In 1965 I found employment at the lowest level of the U.K. Civil Service. I became a “Clerical Assistant” at the Bristol branch office of the Inspectorate of Armaments, (I-ARM) and the Inspectorate of Fighting Vehicles and Mechanical Equipment, (IFVME) (both were part of the Ministry of Defence).
In essence I was a gopher for more senior Civil Servants who provided administrative services for engineers. They in turn made inspections at those local firms which had contracts to manufacture armaments, fighting vehicles, and mechanical equipment.
On my first day of work my new boss gave me a tour of the various offices in order to introduce me to the folks I would encounter day by day.
My name is John Michael Povey. Hitherto I had been known to all and sundry as “John”. This new boss introduced me as “Michael”.
I am a notorious “people-pleaser” so I did not correct his use of my middle name.
At the end of my first week this boss realized his mistake and told me so. Since there was already a person named John in my section I told this boss not to “issue a correction” and I assured him that I would respond well as folks called me “Michael”. (To be truthful, I was intrigued by this use of my middle name!)
A year later I returned to my initial career as a banker, at the Knowle (Bristol) branch of the Westminster Bank. Since there were already two “John’s” in that office I decided to continue the use of my middle name.
Four years later I decided to become an Anglican. I joined the C of E at Christ Church, Clifton (Bristol), and without much thought I introduced myself as “Michael”.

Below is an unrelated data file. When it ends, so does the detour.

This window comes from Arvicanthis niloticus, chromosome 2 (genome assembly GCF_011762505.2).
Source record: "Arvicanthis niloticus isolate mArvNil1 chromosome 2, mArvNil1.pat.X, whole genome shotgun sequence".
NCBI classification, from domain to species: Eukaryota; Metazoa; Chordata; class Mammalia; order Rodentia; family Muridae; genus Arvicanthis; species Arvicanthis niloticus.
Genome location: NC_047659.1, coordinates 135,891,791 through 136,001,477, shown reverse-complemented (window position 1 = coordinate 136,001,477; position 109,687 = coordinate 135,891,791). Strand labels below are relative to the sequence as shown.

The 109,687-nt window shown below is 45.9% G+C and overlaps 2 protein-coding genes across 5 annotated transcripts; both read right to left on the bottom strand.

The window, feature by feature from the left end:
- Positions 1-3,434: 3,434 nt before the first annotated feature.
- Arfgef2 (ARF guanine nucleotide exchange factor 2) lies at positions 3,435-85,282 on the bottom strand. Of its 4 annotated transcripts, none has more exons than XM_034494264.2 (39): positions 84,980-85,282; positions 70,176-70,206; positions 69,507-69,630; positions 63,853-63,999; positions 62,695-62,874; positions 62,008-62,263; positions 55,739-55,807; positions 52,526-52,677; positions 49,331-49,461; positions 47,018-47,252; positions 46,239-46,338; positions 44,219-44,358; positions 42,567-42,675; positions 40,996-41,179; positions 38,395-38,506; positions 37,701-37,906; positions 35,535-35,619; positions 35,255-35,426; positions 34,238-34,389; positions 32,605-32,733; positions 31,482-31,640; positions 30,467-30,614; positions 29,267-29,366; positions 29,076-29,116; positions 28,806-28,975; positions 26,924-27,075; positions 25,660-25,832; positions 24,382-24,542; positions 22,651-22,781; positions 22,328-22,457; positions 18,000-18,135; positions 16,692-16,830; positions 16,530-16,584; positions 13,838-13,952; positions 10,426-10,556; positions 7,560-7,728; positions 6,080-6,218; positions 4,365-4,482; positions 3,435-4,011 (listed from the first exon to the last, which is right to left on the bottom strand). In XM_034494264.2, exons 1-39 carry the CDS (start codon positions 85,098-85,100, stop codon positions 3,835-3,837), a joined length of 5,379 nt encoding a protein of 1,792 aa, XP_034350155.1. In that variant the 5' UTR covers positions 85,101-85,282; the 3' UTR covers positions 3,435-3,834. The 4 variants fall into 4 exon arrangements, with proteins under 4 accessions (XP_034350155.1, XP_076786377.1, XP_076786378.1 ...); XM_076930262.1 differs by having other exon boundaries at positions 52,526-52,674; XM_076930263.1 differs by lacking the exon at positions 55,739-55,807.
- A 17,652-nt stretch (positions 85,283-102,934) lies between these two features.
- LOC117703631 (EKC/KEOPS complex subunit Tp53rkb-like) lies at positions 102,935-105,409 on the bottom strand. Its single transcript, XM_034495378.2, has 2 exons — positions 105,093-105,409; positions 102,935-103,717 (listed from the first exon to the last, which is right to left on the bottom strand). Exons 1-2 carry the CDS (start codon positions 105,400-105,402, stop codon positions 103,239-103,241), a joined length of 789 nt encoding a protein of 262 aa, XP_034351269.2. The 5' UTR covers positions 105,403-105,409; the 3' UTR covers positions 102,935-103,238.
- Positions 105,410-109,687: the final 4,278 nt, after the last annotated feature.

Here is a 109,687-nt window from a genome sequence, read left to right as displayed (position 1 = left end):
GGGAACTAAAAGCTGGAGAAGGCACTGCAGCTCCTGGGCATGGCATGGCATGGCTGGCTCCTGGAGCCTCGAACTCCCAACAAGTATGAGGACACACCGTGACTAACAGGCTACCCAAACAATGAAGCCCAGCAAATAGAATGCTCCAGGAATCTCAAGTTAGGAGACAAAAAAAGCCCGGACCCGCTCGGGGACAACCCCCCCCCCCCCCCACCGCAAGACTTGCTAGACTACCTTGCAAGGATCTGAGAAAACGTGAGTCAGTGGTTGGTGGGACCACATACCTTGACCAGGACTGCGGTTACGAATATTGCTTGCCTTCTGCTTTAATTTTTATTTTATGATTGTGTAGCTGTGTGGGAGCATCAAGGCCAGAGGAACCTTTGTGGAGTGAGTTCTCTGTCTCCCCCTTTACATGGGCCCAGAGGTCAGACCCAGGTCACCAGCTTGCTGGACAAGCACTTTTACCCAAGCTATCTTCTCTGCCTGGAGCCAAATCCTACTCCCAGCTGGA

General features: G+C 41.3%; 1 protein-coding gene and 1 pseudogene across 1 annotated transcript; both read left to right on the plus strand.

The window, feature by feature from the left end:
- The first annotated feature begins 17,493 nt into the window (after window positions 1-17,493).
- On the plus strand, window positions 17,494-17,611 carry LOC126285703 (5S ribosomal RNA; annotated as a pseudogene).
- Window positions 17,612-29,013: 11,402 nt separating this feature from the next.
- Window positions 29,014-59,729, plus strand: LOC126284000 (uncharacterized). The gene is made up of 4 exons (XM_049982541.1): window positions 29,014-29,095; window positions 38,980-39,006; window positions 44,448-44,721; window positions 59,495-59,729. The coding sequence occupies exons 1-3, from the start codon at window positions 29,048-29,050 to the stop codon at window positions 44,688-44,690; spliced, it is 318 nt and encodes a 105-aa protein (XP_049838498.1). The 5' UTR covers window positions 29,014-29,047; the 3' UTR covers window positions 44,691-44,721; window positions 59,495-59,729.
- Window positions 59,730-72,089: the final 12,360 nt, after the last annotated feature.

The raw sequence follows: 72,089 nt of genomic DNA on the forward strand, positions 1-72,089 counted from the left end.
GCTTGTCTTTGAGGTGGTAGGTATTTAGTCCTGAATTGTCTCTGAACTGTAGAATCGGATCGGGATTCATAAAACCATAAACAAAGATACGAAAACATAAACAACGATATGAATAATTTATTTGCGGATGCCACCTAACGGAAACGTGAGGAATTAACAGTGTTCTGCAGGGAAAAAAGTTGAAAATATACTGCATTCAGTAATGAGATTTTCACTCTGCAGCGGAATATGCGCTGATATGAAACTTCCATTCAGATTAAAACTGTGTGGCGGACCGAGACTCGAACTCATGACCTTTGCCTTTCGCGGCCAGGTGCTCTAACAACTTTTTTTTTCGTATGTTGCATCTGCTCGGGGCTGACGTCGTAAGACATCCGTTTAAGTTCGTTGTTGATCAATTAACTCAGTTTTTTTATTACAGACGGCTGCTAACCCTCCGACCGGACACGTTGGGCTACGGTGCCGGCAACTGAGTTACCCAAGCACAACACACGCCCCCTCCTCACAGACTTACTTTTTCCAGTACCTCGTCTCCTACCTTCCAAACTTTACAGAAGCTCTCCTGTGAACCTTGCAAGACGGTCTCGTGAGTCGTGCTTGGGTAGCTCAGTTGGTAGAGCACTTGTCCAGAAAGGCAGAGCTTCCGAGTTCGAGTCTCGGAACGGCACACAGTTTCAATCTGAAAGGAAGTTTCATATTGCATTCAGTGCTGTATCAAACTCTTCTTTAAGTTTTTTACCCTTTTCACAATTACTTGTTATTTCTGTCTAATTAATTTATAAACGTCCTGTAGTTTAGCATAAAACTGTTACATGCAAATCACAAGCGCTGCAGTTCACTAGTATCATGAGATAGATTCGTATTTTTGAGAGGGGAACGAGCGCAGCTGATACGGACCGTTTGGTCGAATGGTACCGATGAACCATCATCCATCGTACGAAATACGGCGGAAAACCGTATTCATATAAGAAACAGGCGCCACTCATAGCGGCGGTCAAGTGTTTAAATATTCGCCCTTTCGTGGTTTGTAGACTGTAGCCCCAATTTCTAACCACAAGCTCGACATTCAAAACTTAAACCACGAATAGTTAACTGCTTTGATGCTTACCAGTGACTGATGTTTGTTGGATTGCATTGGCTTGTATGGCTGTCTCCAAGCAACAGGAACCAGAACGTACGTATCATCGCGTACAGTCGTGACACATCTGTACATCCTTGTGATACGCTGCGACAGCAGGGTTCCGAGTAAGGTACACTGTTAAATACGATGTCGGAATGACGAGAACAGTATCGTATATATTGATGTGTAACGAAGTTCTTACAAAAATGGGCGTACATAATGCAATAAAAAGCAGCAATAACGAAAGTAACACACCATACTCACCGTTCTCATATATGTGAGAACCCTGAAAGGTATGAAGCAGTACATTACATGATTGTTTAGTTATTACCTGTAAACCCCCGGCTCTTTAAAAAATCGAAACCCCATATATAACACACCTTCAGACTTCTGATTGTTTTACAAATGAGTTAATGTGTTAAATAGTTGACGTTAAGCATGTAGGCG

Thus it is that my dear family members (and some pre-1965 friends) know me as “John”. It’s a good name, and I like it.
Folks whom I have met since 1965:- at work, in seminary, and in parishes, know me as “Michael”. It’s a good name and I like it.
I think that it is “cool” to be both “John” and “Michael”.
(My Dad and Mum were not so sure about this. They expressed some discomfort as I began to use my middle name. With “lofty arrogance” I reminded them that they had given me two forenames, but that they had never told me that I could not use my middle name.
I was fairly “snotty” with Mum and Dad that day. Long after my Dad’s death (in 1974) I remembered that he too had used his middle name. Dad was “Henry John Povey”. But he was forever known as “Jack”.)
I find it easy to be John with some, and Michael with others.
But, do not ever call me “Mike”. This usage “calls out” some testiness in me.